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The low desire, the hase design,
That makes another's virtues less;

The revel of the treacherous wine,
And all occasions of excess;

The longing for ignoble things;

The strife for triumph more than truth; The hardening of the heart, that brings

Irreverence for the dreams of youth;

All thoughts of ill; all evil deeds,

That have their root in thoughts of ill;

Whatever hinders or impedes
The action of the nobler will;—

All these must first be trampled down
Beneath our feet, if we would gain

In the bright fields of fair renown
The right of eminent domain.

We have not wings, we cannot soar;But we have feet to scale and climb By slow degrees, by more and more,
The cloudy summits of our time.

The mighty pyramids of stone

That wedge-like cleave the desert airs,

When nearer seen, and better known,
Are but gigantic flights of stairs.

The distant mountains, that uprear
Their solid bastions to the skies,

Are crossed by pathways, that appear
As we to higher levels rise.

The heights by great men reached and kept
Were not attained by sudden flight,

But they, while their companions slept,
Were toiling upward in the night.

Standing on what too long we bore

With shoulders bent and downcast eyes,

We may discern—unseen before—
A path to higher destinies.

Nor deem the irrevocable Past
As wholly wasted, wholly vain,

If, rising on its wrecks, at last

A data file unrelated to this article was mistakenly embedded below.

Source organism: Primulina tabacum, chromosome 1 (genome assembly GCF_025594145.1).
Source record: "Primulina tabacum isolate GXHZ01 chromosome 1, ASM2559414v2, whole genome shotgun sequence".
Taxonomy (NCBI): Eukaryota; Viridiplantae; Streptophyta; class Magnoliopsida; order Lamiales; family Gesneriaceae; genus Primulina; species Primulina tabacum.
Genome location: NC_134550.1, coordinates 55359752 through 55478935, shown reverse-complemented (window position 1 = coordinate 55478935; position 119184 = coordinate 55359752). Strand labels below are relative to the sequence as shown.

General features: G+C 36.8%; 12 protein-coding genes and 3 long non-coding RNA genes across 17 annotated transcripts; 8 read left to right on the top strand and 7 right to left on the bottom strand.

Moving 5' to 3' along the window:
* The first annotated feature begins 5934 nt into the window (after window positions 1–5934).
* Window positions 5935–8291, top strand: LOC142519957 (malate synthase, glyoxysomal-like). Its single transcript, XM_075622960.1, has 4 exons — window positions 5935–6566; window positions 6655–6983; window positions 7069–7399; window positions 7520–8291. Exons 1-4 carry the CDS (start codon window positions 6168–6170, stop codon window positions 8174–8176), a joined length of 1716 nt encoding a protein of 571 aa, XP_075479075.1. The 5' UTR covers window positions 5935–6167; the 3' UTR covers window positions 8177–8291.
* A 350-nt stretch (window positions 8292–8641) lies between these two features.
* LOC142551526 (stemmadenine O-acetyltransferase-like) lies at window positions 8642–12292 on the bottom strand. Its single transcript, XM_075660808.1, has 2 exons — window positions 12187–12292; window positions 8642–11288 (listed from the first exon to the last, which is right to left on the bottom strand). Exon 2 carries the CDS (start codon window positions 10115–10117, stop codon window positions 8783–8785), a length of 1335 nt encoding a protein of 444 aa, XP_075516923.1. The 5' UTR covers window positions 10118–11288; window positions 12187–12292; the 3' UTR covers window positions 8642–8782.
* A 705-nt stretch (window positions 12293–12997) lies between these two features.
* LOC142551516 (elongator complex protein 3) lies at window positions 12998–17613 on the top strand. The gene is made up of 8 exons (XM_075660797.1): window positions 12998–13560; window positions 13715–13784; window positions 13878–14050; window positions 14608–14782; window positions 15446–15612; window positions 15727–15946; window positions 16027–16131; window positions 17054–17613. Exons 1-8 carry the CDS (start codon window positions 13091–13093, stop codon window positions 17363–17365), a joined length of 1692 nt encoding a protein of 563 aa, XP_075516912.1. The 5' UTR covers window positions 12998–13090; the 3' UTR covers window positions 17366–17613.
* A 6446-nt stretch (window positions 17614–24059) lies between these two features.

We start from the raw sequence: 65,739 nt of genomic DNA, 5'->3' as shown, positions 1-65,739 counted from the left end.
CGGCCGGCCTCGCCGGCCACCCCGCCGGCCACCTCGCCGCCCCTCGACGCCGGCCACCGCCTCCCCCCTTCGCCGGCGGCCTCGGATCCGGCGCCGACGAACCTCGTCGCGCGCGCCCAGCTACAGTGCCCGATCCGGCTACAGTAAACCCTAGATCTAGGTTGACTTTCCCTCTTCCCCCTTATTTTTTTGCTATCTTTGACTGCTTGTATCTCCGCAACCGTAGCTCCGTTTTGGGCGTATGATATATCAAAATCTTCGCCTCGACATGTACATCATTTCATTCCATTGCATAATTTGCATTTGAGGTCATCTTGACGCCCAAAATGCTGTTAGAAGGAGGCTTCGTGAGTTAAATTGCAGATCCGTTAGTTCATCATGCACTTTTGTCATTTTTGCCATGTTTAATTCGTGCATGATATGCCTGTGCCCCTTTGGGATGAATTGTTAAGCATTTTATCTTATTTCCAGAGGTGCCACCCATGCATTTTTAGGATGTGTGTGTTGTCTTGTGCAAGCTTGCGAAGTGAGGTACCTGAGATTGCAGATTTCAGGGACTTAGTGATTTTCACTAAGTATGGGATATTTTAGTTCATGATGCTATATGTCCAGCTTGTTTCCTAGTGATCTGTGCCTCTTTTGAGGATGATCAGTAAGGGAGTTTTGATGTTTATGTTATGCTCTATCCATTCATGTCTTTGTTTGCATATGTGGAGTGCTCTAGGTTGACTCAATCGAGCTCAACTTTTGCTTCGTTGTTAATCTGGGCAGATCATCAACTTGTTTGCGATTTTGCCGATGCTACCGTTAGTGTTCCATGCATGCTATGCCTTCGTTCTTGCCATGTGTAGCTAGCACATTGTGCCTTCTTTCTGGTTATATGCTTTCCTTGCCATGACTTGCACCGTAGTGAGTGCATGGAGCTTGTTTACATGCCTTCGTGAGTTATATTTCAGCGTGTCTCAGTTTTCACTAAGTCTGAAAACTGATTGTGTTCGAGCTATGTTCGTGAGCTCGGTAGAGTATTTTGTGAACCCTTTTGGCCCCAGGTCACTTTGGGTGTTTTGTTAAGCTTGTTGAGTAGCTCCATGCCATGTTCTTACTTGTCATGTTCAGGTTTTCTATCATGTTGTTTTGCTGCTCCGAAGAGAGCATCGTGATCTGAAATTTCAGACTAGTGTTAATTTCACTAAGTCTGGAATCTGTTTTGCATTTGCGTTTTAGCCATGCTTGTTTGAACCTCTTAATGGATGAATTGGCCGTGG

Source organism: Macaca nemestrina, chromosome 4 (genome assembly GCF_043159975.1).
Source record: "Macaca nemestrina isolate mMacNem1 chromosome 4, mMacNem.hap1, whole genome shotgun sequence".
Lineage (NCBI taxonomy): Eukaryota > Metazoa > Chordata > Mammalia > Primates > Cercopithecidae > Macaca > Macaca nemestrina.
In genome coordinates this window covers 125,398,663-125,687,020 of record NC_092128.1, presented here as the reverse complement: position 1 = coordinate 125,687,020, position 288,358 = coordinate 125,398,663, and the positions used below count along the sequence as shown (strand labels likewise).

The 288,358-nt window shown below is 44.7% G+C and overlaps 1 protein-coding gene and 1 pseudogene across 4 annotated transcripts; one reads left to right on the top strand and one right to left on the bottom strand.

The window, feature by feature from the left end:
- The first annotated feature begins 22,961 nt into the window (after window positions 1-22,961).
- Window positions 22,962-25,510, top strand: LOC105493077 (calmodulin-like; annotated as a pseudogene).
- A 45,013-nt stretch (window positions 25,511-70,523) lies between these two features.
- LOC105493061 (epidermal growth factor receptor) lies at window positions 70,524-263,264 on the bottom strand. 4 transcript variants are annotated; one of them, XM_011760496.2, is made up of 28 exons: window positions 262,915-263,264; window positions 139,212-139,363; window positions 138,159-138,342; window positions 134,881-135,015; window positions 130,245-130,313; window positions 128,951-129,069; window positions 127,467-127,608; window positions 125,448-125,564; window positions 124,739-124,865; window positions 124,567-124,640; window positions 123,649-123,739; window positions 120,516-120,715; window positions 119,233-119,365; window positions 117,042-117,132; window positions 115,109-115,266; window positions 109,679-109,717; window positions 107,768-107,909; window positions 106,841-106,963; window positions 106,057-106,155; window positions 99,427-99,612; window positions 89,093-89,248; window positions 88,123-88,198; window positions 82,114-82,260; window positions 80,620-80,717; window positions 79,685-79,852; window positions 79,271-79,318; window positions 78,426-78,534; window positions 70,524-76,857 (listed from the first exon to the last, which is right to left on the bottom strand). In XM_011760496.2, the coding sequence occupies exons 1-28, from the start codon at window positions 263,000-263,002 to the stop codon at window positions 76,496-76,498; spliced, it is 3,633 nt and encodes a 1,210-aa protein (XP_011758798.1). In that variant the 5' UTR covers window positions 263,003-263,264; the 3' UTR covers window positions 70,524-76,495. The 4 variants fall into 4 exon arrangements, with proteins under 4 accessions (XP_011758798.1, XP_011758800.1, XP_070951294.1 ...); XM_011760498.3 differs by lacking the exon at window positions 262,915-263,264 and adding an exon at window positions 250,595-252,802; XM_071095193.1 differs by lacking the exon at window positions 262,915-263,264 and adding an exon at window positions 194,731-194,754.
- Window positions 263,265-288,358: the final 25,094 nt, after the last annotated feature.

To something nobler we attain.

THE PHANTOM SHIP.

In Mather's Magnalia Christi,

Of the old colonial time,
May be found in prose the legend

That is here set down in rhyme.

A ship sailed from New Haven,
And the keen and frosty airs,

That filled her sails at parting,

Were heavy with good men's prayers.

"O Lord! if it be thy pleasure "— Thus prayed the old divine—

"To bury our friends in the ocean,
Take them, for they are thine!"

But Master Lamberton muttered,
And under his breath said he,

"This ship is so crank and walty,
T fear our grave she will be!"
And the ships that came from England
When the winter months were gone,

Brought no tidings of this vessel,
Nor of Master Lamberton.

This put the people to praying

That the Lord would let them hear

What in his greater wisdom

He had done with friends so dear.

And at last their prayers were answered :—

It was in the month of June, An hour before the sunset

Of a windy afternoon,

When, steadily steering landward,

A ship was seen below, And they knew it was Lamberton, Master,

Who sailed so long ago.

On she came, with a cloud of canvas.

Eight against the wind that blew. Until the eye could distinguish The faces of the crew.Then fell her straining topmasts.
Hanging tangled in the shrouds;

And her sails were loosened and lifted,
And blown away like clouds.

And the masts, with all their rigging,

Fell slowly, one by one;
And the hulk dilated and vanished,

As a sea-mist in the sun!

And the people who saw this marvel

Each said unto his friend, That this was the mould of their vessel,

And thus her tragic end.

And the pastor of the village
Gave thanks to God in prayer,

That, to quiet their troubled spirits,
He had sent this Ship of Air.

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